The Most Beautiful Princess
By Ruth Calder Murphy (Arciemme)
Prince Julian stamped her feet. She was five years old. Stamping was allowed.
“But I don’t want to be a boy!” she said. “I’m a girl.” Her nurse tutted.
“Tut, tut tut,” and carried on brushing down the princely clothes. Prince Julian was getting very fed up now.
“Don’t just ‘tut’ nurse,” she said. “Why do I have to be a boy? You of all people should know that I’m a girl. You know. A boy without a…”
“ALRIGHT Juliet,” snapped the nurse. “I know. I know that. Your mother knows that. Everyone with” she lowered her voice “half a brain cell knows that. But your father,” here the nurse’s voice dropped to a whisper, “Your father has commanded that no one else must ever know. OK?”
“Well,” said Juliet, pouting a little, “That’s just silly. I mean, what’s so special about boys? That’s what I’d like to know. I can do everything a boy can do. More in fact. Why do I have to pretend to be a boy? I think father’s an idiot.”
“Shhh!” The nurse flattened her finger against Juliet’s mouth. “Now just you stop saying such things. You’ll have us all exiled.” She straightened up. “There. You’ll do. Now, remember. None of this ‘I’m a girl’ nonsense. You’ll get used to it soon enough. You’re a boy. Understand?” Juliet stared at her.
“No.” She said, reasonably.
“Ok,” said the nurse in a ‘patient for ten seconds only’ sort of a voice. “It’s this way. Your father needs a boy to be king. He has got you. You are, therefore, a boy. So get used to it.” The nurse made to leave the room. She stopped at the door, a thought occurring to her. “At least you get to marry a princess,” she said before walking away, closing the door really quite firmly behind her.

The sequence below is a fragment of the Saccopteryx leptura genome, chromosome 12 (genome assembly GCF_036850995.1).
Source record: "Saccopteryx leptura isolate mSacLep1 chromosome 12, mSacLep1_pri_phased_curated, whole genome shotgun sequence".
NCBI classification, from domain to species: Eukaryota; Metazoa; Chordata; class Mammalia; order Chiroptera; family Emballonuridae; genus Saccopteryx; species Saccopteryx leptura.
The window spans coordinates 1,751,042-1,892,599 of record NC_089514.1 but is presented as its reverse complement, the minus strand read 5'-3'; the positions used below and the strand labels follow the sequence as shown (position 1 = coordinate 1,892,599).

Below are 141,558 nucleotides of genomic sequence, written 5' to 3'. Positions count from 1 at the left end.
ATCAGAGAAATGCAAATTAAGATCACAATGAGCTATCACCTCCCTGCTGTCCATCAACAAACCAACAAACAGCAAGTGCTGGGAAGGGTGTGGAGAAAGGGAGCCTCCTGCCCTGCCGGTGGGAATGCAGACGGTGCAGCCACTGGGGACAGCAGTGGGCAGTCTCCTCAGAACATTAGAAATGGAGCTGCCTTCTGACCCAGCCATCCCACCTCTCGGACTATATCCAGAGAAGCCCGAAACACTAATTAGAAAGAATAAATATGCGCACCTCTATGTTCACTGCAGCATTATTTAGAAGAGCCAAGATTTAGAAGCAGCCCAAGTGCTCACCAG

Juliet sat down on the edge of her bed. A princess? Really? She wasn’t sure quite what to make of that. Surely she was the princess. Was that even allowed? She pondered a while and then, she left the room. After all, she couldn’t spend the next fifteen or so years sitting on her bed, could she?
Fifteen years did, in fact go by. Prince Julian grew into rather a handsome young man. At the same time, Princess Juliet grew into a very beautiful young woman. It was just… well, not many people knew about that bit. It was during the fifteenth year that the king decided that it was time for the prince to marry. Prince Julian had got rather used to the idea of marrying a princess. In fact, he was looking forward to it a great deal. But now it occurred to him that there might be… well… questions at some point. But what with one thing and another, he was swept along with the preparations and when he met his bride, he couldn’t bring himself to actually think too much about possible objections. She was everything he had always dreamed of. Beautiful, brainy, witty, wise… Prince Julian sighed. He was in love.
During the wedding reception, Prince Julian walked with his princess through the palace gardens. They were alone at last. The fragrance of roses wafted on the evening air. He turned to face his bride, who gazed adoringly down into his loving eyes. Prince Julian took a deep, rose scented breath.
“You are the most beautiful princess in the whole world,” he whispered.
“Not quite,” his bride murmured in reply. “I think that accolade should go to you.” She smiled, a slightly crooked smile. “And anyway...” Princess Juliet looked up into her bride’s face. It was alight with silent laughter, sparks of which ignited Juliet’s own.
“But wny?” She asked, laughing aloud now.
“Different kingdoms, different traditions,” the bride responded. “Besides, I like it… Do you mind?”
Juliet laughed some more and, reaching up, wrapped her arms around her bride’s neck and hugged her tightly. Then, she took his hand and led him gently back towards the palace.
“Come on princess,” she said. Let’s go home.”